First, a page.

A man holds up his finger. A drone, rising slowly in a conference room, hovers in place. He pushes his finger out a bit, and the drone moves forward. He pulls back, and the drone follows his gesture perfectly. He lowers his finger, and the drone lands softly on the ground.

Sound like science fiction? It’s a description of a live demo with a new product called the Bird. And, it might just change how you control your connected home, run a business meeting, turn on your sprinkler system, flip through a TV guide, and dim the lights in your house.

Developed by an Israeli company called MUV Interactive, the Bird is currently in beta testing. It will launch next year. The small device attaches to your finger and looks a bit like a ring. The developers say it will only weigh about an ounce. It connects to a base station in the same room which triangulates your exact finger position right down to the centimeter.

Related: Anti-drone shoulder rifle lets police take control of UAVs with targeted radio pulses

In the demo for FoxNews.com conducted by Rami Parham, the CEO and founder of MUV, the Bird was used to control a slideshow at first. Parham swiped and clicked on slides. The device can sense pressure-sensitivity, similar to the new 3D Touch feature on the iPhone 6s. The Bird doesn’t require a special projector or software and works by syncing to the MUV base station.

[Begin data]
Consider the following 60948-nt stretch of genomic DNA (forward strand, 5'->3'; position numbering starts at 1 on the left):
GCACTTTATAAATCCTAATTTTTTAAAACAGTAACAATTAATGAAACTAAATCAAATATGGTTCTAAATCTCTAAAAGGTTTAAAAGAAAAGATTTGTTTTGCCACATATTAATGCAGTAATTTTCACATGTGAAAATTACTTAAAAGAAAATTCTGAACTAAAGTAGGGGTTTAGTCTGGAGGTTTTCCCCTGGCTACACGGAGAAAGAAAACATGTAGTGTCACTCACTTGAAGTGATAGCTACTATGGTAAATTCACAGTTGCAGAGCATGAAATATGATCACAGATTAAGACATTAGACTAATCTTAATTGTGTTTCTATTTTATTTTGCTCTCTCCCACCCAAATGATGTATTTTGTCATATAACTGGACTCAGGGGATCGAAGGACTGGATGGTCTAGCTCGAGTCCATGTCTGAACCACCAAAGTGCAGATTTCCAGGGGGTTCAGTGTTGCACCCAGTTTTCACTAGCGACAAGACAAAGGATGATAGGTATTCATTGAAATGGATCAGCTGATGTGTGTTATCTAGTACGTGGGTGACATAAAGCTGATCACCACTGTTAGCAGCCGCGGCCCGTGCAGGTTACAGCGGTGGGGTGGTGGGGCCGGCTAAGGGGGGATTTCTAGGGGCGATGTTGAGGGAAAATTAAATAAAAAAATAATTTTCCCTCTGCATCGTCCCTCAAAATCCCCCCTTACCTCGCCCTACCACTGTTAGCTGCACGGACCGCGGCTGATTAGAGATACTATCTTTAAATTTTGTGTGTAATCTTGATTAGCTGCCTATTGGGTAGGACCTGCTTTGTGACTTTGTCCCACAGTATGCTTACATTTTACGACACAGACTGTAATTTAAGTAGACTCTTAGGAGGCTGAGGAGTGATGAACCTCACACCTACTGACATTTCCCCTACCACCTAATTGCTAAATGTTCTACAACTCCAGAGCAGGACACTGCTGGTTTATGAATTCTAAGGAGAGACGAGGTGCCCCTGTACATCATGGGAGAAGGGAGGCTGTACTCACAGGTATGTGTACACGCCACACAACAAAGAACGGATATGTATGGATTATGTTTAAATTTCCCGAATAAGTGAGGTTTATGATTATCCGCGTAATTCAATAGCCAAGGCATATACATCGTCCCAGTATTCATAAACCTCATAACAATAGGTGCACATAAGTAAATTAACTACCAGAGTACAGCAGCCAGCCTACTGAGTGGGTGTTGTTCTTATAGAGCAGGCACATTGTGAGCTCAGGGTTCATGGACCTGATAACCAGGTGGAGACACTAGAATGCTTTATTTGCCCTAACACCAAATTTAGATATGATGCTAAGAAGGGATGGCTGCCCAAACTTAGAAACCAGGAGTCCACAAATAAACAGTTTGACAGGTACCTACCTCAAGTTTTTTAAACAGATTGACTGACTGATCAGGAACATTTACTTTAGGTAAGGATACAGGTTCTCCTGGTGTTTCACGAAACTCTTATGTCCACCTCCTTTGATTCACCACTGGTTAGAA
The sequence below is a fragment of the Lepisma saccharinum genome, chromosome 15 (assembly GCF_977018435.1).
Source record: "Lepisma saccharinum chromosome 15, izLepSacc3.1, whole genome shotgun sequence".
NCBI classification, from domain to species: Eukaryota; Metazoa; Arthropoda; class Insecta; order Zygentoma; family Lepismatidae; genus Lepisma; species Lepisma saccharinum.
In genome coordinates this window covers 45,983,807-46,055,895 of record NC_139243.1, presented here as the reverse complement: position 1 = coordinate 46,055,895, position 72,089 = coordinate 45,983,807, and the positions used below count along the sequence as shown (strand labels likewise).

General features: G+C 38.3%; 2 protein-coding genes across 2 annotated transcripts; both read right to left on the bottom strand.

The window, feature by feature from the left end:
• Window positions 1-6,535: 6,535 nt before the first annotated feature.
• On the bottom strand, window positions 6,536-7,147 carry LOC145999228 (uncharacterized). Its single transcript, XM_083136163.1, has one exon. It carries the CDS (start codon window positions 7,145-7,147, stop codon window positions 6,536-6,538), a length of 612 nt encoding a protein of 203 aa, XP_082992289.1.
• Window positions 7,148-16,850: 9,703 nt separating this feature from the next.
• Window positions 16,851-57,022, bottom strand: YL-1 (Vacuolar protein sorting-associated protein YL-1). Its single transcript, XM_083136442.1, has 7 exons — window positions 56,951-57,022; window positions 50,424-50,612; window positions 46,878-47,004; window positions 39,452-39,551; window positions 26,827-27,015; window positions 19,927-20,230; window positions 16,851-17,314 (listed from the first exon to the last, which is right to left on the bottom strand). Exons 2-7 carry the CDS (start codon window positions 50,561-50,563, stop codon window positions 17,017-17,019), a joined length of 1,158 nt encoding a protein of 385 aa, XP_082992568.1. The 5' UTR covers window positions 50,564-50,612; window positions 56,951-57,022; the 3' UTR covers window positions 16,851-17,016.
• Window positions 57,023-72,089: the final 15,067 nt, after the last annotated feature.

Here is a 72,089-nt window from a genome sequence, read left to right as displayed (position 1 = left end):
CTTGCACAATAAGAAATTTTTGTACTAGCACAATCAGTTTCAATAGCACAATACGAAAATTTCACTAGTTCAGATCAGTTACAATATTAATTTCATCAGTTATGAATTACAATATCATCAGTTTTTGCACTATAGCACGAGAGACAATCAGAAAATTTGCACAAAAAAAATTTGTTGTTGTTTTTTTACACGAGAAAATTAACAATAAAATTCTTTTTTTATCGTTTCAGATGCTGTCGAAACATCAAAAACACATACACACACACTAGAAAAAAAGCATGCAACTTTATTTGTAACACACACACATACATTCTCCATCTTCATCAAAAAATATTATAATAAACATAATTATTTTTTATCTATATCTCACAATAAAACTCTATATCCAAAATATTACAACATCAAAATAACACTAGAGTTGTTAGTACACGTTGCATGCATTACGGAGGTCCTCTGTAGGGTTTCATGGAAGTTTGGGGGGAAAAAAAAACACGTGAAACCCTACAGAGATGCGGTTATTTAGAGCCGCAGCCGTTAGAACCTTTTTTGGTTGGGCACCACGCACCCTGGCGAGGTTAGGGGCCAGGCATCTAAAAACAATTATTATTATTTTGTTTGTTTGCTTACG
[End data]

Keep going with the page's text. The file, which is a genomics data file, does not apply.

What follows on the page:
Next, he showed how you can tap your finger to turn on a lamp. One of the “gotchas” of the connected home is that, while you can connect multiple gadgets to your home router, you always need to have your phone handy to turn on the lights. It’s often easier to just use the manual switch. With the Bird, as long as you wear it routinely, you just gesture toward the lamp and click. The base station senses where you are pointing and reacts accordingly.

The drone demo was particularly impressive. Parham had full control of movements, so he could pause the drone, let it fly quickly away from him, and make it come to a soft landing.

The Bird works within an area of about 100 feet. Up to ten people can wear one at the same time. In one demo, three people played the game Fruit Ninja running on an Android tablet.

“We see many applications for the education market,” said Parham, explaining that kids in a classroom could also participate in a learning exercise. It’s even possible that a future version would have haptic feedback (a slight pulse sensation), according to the CEO. This means someone could learn how to do a complex part installation (say, in a car) by following a video tutorial that provides a slight pulse when you are placing a tool in the right spot or touching the right component.

Today, there is a developer kit available to add Bird functionality to existing apps, but Parham says the device will work “out of the box” with the base station for many scenarios, including presentations and controlling screens and the connected home.

The device, which will be available in January, is expected to cost about $249, although it’s available for pre-order for $149. MUV Interactive says that it will sell the first 10,000 Birds for $149.